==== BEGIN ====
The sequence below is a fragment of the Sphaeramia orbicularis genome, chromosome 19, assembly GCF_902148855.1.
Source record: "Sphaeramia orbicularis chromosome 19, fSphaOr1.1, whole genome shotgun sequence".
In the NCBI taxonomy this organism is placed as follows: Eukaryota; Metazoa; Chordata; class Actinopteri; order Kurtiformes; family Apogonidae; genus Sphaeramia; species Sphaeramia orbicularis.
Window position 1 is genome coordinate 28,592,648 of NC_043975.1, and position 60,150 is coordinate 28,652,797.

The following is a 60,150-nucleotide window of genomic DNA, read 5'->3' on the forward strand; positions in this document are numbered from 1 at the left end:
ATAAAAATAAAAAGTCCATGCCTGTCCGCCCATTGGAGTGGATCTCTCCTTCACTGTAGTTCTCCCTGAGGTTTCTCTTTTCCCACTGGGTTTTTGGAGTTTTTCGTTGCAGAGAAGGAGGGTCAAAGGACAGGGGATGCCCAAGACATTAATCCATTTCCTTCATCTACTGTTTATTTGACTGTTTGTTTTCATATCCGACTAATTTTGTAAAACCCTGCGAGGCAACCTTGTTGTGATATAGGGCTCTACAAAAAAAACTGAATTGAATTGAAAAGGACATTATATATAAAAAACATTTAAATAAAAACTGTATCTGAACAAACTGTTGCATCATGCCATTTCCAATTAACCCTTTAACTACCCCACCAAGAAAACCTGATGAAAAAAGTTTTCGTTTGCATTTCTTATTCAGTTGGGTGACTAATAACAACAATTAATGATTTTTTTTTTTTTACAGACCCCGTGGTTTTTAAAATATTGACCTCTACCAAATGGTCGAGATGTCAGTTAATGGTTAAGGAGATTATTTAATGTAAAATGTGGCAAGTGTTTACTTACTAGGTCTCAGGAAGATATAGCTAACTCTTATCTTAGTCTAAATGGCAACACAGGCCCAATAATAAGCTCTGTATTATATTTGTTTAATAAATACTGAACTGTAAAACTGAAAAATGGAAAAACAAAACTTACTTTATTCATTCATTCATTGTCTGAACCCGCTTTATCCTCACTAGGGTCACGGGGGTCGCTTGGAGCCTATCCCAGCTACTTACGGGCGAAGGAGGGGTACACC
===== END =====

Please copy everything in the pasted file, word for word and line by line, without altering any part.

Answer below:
The sequence below is a fragment of the Sphaeramia orbicularis genome, chromosome 19, assembly GCF_902148855.1.
Source record: "Sphaeramia orbicularis chromosome 19, fSphaOr1.1, whole genome shotgun sequence".
In the NCBI taxonomy this organism is placed as follows: Eukaryota; Metazoa; Chordata; class Actinopteri; order Kurtiformes; family Apogonidae; genus Sphaeramia; species Sphaeramia orbicularis.
Window position 1 is genome coordinate 28,592,648 of NC_043975.1, and position 60,150 is coordinate 28,652,797.

The following is a 60,150-nucleotide window of genomic DNA, read 5'->3' on the forward strand; positions in this document are numbered from 1 at the left end:
ATAAAAATAAAAAGTCCATGCCTGTCCGCCCATTGGAGTGGATCTCTCCTTCACTGTAGTTCTCCCTGAGGTTTCTCTTTTCCCACTGGGTTTTTGGAGTTTTTCGTTGCAGAGAAGGAGGGTCAAAGGACAGGGGATGCCCAAGACATTAATCCATTTCCTTCATCTACTGTTTATTTGACTGTTTGTTTTCATATCCGACTAATTTTGTAAAACCCTGCGAGGCAACCTTGTTGTGATATAGGGCTCTACAAAAAAAACTGAATTGAATTGAAAAGGACATTATATATAAAAAACATTTAAATAAAAACTGTATCTGAACAAACTGTTGCATCATGCCATTTCCAATTAACCCTTTAACTACCCCACCAAGAAAACCTGATGAAAAAAGTTTTCGTTTGCATTTCTTATTCAGTTGGGTGACTAATAACAACAATTAATGATTTTTTTTTTTTTACAGACCCCGTGGTTTTTAAAATATTGACCTCTACCAAATGGTCGAGATGTCAGTTAATGGTTAAGGAGATTATTTAATGTAAAATGTGGCAAGTGTTTACTTACTAGGTCTCAGGAAGATATAGCTAACTCTTATCTTAGTCTAAATGGCAACACAGGCCCAATAATAAGCTCTGTATTATATTTGTTTAATAAATACTGAACTGTAAAACTGAAAAATGGAAAAACAAAACTTACTTTATTCATTCATTCATTGTCTGAACCCGCTTTATCCTCACTAGGGTCACGGGGGTCGCTTGGAGCCTATCCCAGCTACTTACGGGCGAAGGAGGGGTACACC